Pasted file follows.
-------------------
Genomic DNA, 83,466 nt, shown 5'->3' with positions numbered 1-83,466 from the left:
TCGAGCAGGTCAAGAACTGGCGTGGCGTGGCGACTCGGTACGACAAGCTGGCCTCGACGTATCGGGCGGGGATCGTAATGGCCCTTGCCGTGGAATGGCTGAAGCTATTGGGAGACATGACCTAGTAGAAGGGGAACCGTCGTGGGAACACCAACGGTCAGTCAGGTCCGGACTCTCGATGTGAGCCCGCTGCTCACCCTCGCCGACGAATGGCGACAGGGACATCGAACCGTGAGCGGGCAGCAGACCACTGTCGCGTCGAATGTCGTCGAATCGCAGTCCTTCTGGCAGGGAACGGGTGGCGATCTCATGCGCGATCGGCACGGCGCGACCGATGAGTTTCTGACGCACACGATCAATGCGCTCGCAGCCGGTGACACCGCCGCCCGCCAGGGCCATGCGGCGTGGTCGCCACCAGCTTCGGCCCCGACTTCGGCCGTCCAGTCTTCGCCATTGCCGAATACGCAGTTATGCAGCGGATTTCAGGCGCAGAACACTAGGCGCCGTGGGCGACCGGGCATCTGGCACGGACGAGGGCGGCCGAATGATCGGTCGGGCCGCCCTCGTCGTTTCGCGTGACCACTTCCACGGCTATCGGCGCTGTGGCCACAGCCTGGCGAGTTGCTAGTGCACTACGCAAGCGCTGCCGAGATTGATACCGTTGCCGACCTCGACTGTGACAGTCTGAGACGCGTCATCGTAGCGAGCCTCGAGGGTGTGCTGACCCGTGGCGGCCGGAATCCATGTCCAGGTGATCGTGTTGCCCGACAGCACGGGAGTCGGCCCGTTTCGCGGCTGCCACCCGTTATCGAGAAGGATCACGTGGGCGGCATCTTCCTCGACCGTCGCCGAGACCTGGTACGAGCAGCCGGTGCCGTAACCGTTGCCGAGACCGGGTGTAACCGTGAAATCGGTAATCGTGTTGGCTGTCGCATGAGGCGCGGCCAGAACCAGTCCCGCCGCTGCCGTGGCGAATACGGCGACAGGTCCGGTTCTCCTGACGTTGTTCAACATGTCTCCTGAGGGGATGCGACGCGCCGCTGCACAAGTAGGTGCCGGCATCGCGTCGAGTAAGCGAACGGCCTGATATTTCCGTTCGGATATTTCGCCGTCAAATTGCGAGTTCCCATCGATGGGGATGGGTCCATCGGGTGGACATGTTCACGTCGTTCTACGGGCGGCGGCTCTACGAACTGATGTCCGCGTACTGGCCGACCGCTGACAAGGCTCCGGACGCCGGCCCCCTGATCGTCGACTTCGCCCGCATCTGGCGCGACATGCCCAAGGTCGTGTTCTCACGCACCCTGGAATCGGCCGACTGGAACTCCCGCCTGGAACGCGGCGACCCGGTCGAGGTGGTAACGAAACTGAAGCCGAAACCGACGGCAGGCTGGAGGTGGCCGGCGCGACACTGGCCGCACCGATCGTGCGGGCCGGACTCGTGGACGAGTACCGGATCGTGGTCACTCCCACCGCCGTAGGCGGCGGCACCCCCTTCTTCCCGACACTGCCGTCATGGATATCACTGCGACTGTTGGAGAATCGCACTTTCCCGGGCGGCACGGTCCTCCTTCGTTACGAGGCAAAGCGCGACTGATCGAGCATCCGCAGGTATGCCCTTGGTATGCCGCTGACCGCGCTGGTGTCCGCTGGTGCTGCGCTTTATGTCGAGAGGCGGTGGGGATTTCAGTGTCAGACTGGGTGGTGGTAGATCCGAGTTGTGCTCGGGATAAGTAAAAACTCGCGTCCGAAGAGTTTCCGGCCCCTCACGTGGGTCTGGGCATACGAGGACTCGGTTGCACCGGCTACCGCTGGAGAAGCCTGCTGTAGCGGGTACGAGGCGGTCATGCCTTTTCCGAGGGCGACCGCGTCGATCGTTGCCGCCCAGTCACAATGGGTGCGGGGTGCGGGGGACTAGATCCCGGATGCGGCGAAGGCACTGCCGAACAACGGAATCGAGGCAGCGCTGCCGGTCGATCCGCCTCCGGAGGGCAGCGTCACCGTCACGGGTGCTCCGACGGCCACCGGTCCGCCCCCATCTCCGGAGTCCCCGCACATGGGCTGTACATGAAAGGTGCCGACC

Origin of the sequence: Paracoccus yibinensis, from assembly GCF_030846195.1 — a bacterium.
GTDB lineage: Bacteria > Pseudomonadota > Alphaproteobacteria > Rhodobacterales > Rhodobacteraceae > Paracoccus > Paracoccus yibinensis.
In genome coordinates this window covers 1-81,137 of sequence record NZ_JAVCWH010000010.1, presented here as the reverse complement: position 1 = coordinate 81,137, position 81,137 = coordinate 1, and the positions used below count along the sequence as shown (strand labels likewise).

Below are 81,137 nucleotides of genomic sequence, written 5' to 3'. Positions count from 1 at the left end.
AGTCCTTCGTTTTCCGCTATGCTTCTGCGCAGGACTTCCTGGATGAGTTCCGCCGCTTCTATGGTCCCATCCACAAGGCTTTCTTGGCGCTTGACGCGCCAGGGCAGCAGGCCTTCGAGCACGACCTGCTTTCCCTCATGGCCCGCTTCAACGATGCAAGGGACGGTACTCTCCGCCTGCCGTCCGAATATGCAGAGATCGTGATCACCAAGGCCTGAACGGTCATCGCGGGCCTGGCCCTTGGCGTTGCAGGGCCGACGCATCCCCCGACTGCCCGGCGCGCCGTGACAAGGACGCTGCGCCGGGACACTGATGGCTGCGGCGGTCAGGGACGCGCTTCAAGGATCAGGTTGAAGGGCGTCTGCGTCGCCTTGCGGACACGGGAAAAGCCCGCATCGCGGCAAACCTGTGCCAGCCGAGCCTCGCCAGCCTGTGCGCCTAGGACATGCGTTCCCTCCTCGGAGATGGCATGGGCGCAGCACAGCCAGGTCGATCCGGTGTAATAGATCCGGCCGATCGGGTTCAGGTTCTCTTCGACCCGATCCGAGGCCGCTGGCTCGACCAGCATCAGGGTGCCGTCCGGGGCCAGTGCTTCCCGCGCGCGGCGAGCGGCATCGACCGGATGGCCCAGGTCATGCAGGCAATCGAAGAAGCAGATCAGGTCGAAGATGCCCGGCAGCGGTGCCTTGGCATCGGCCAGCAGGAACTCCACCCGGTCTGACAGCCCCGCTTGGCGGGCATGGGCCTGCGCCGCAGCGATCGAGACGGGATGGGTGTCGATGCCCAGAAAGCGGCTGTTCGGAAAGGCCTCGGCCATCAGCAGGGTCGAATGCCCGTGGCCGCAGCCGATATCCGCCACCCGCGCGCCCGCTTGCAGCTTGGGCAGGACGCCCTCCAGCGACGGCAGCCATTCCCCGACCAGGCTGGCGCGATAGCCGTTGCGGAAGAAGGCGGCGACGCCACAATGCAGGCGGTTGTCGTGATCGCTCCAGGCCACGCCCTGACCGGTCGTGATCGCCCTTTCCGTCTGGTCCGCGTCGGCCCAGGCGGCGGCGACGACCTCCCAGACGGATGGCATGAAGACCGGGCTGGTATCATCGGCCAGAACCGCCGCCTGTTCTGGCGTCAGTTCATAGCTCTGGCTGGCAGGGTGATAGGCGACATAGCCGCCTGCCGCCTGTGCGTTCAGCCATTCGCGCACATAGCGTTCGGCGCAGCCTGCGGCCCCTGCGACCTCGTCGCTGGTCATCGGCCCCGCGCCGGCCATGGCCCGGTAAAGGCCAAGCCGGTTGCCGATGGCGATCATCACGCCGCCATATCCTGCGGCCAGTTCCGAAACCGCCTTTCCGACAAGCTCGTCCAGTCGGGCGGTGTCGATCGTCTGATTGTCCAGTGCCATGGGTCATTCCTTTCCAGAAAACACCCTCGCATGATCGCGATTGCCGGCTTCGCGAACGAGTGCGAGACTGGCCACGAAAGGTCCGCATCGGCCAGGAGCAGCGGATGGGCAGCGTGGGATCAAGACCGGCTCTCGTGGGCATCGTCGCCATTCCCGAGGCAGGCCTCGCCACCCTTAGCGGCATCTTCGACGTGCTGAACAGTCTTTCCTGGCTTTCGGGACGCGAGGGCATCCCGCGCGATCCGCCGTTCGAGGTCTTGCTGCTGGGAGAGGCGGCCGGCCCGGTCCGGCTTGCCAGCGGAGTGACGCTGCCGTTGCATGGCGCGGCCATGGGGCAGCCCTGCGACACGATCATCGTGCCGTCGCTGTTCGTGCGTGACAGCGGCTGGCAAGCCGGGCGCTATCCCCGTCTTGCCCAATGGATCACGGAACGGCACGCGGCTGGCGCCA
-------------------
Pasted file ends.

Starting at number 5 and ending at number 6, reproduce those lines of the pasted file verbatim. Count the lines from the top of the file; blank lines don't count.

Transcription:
In genome coordinates this window covers 1-81,137 of sequence record NZ_JAVCWH010000010.1, presented here as the reverse complement: position 1 = coordinate 81,137, position 81,137 = coordinate 1, and the positions used below count along the sequence as shown (strand labels likewise).

Below are 81,137 nucleotides of genomic sequence, written 5' to 3'. Positions count from 1 at the left end.